Sitting On Your Talent
On the other hand, I do play guitar adequately and I can make a memorable enchilada dish. I also enjoy working with people and I seem to have made it a lifelong project to learn how to become a better listener.
I never thought of myself as one who has any great talent, but like each of us, I have certain skills and abilities. Let me tell you a story, however, I once heard speaker Les Brown relate. It's a story about a man who had real talent.
This particular man played piano in a bar. He was a good piano player. People came out just to hear him and his combo play. But one night, a patron wanted them to sing a particular song. The trio didn't sing much and declined.
But the customer was persistent. He told the bartender, "I'm tired of listening to the piano. I want that guy to sing!"
The bartender shouted across the room, "Hey buddy! If you want to get paid, sing the song. The patrons are asking you to sing!"
So he did. He sang a song. A jazz piano player who had never sung the song in public did so for the very first time. And nobody had ever heard Sweet Lorraine sung the way it was sung that night by Nat King Cole.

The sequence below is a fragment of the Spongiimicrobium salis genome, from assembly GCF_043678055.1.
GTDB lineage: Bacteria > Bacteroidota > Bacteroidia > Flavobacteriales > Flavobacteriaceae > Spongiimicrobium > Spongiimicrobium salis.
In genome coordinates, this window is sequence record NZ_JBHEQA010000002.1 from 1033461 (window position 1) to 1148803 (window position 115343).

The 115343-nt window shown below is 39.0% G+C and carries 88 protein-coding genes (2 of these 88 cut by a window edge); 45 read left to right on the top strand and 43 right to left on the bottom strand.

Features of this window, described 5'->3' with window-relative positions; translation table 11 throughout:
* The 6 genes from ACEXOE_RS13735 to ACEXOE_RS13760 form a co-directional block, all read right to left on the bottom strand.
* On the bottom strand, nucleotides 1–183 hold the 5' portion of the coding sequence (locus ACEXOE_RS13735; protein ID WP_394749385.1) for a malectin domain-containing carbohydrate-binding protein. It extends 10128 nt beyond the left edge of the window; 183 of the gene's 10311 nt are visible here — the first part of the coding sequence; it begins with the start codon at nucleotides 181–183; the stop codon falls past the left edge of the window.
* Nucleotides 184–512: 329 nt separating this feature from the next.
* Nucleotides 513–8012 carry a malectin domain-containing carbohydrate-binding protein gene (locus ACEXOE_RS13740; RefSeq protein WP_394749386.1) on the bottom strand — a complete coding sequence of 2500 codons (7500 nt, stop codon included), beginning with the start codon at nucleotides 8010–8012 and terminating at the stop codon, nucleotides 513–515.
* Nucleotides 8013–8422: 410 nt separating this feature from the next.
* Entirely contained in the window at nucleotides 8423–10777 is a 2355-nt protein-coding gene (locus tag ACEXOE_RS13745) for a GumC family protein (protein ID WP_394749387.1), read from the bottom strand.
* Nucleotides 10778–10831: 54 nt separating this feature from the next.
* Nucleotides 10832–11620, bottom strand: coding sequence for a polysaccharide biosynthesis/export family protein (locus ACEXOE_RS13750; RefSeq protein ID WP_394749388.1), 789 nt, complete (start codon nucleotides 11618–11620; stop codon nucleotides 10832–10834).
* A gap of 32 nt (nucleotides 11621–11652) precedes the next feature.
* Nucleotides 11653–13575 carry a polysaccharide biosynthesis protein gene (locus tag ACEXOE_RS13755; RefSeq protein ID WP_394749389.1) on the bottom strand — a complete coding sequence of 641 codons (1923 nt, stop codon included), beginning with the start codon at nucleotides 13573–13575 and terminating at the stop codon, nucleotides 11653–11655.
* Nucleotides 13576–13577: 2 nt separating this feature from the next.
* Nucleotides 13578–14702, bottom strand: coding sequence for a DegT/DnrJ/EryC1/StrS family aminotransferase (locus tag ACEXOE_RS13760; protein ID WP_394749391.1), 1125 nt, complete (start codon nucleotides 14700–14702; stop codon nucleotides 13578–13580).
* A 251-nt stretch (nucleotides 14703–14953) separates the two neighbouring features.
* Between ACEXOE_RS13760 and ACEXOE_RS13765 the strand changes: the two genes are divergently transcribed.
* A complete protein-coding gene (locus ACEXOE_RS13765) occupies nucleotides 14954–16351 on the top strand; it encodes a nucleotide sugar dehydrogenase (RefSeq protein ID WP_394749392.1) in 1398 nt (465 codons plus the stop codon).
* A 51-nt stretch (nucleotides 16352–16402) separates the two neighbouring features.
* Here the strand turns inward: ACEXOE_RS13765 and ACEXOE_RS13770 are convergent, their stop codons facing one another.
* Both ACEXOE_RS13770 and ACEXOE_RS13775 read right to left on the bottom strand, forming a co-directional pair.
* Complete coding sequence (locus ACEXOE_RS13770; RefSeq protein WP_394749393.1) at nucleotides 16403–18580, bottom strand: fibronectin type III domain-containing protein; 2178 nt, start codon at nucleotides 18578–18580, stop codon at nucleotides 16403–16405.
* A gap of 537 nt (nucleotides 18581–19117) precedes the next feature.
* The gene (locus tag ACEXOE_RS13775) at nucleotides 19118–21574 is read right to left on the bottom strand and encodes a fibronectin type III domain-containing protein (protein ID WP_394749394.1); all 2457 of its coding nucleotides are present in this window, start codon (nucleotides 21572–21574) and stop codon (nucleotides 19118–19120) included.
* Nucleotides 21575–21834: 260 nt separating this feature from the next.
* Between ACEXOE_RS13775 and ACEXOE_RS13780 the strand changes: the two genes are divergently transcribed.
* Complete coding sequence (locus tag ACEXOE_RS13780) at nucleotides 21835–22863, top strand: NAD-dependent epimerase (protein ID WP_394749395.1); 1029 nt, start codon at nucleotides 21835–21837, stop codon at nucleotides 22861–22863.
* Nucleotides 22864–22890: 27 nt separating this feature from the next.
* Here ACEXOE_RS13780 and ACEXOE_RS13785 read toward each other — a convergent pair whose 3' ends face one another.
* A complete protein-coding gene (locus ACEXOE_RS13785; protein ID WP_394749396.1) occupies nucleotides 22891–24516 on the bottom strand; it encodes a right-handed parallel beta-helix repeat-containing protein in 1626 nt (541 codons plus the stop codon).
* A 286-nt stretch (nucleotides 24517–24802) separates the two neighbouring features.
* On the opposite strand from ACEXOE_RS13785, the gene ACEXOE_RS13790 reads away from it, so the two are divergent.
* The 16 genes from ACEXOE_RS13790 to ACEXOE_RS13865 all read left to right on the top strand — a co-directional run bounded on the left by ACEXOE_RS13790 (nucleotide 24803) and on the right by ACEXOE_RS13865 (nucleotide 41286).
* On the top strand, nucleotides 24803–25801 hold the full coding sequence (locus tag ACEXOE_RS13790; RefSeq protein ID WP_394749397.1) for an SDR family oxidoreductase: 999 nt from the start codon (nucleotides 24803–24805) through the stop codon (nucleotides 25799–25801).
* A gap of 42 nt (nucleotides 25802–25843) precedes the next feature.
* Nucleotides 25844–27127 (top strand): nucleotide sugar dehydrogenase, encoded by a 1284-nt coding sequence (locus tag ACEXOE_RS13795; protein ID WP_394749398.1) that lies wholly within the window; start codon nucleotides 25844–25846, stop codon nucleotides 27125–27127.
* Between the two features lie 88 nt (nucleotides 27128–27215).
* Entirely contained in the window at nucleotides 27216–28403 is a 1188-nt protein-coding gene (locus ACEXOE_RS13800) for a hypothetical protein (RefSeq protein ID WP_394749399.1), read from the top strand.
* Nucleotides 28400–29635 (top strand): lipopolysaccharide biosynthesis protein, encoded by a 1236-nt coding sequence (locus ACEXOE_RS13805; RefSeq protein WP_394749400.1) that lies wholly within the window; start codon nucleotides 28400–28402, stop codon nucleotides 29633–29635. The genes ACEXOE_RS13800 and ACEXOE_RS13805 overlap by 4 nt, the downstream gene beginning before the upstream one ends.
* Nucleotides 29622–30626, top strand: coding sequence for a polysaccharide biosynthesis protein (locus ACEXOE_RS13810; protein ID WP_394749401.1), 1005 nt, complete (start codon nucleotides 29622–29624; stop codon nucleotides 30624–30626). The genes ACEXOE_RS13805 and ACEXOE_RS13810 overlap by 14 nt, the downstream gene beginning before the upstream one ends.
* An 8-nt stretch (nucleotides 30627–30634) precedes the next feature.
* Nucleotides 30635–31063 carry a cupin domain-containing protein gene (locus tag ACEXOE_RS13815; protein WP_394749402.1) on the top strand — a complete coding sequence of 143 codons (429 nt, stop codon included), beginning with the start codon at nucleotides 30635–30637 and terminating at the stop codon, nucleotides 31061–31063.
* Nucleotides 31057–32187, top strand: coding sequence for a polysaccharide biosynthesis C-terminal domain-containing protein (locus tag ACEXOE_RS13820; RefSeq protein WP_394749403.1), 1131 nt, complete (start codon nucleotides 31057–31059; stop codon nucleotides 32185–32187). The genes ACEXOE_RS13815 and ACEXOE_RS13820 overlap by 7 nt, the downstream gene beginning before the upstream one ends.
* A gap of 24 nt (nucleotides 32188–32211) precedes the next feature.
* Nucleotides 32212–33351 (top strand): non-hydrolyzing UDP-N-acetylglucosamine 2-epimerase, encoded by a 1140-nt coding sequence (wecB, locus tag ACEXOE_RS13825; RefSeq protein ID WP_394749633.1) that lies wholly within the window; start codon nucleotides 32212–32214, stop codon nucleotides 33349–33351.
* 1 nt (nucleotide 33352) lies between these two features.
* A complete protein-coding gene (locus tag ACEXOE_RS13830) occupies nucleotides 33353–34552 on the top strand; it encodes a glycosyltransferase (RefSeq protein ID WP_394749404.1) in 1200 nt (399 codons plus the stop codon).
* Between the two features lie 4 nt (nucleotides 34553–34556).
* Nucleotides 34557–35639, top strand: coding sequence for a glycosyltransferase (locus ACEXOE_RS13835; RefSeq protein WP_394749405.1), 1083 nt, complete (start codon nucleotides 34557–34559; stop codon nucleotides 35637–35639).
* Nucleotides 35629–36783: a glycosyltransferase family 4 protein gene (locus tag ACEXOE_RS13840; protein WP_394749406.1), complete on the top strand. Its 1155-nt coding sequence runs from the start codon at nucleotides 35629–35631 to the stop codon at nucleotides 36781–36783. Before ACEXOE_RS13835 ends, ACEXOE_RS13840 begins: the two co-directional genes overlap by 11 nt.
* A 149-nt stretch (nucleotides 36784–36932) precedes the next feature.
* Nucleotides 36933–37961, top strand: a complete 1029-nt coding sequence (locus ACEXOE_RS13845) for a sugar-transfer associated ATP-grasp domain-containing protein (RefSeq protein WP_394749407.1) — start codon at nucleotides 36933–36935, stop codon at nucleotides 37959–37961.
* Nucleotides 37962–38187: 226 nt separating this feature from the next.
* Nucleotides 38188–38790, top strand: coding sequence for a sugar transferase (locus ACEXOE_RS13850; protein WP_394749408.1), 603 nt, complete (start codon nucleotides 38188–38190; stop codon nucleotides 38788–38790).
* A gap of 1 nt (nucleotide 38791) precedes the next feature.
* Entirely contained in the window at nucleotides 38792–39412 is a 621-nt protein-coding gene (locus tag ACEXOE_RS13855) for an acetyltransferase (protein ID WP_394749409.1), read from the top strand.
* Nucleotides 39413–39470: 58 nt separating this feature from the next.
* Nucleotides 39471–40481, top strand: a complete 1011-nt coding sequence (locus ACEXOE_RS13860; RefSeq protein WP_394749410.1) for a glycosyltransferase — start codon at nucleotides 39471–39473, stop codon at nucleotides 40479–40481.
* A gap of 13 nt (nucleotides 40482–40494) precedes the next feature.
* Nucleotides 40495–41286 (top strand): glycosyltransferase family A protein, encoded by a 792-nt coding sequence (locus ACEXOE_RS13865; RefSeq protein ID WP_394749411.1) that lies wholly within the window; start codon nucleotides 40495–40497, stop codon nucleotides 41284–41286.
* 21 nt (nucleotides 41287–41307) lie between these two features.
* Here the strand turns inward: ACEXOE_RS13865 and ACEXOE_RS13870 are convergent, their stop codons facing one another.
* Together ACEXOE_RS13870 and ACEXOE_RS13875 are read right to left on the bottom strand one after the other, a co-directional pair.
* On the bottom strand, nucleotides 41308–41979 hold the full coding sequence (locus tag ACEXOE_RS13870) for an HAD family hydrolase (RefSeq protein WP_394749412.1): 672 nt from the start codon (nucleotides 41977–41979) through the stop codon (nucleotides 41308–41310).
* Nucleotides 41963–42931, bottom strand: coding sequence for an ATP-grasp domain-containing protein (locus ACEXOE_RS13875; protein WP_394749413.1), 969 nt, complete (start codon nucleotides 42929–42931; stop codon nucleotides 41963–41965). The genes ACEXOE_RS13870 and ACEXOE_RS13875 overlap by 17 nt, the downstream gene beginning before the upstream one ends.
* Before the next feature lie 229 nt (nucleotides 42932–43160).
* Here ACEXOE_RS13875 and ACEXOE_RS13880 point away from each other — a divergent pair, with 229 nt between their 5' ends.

He had talent he was sitting on. He may have lived the rest of his life playing in a jazz trio in no-name bars, but because he had to sing, he went on to become one of the best-known entertainers in America.
You, too, have skills and abilities. You may not feel as if your "talent" is particularly great, but it may be better than you think! And with persistence, most skills can be improved. Besides, you may as well have no ability at all if you sit on whatever talent you possess.
Some people ask, "What ability do I have that is useful?" But the better question is: "How will I use the ability that I have?"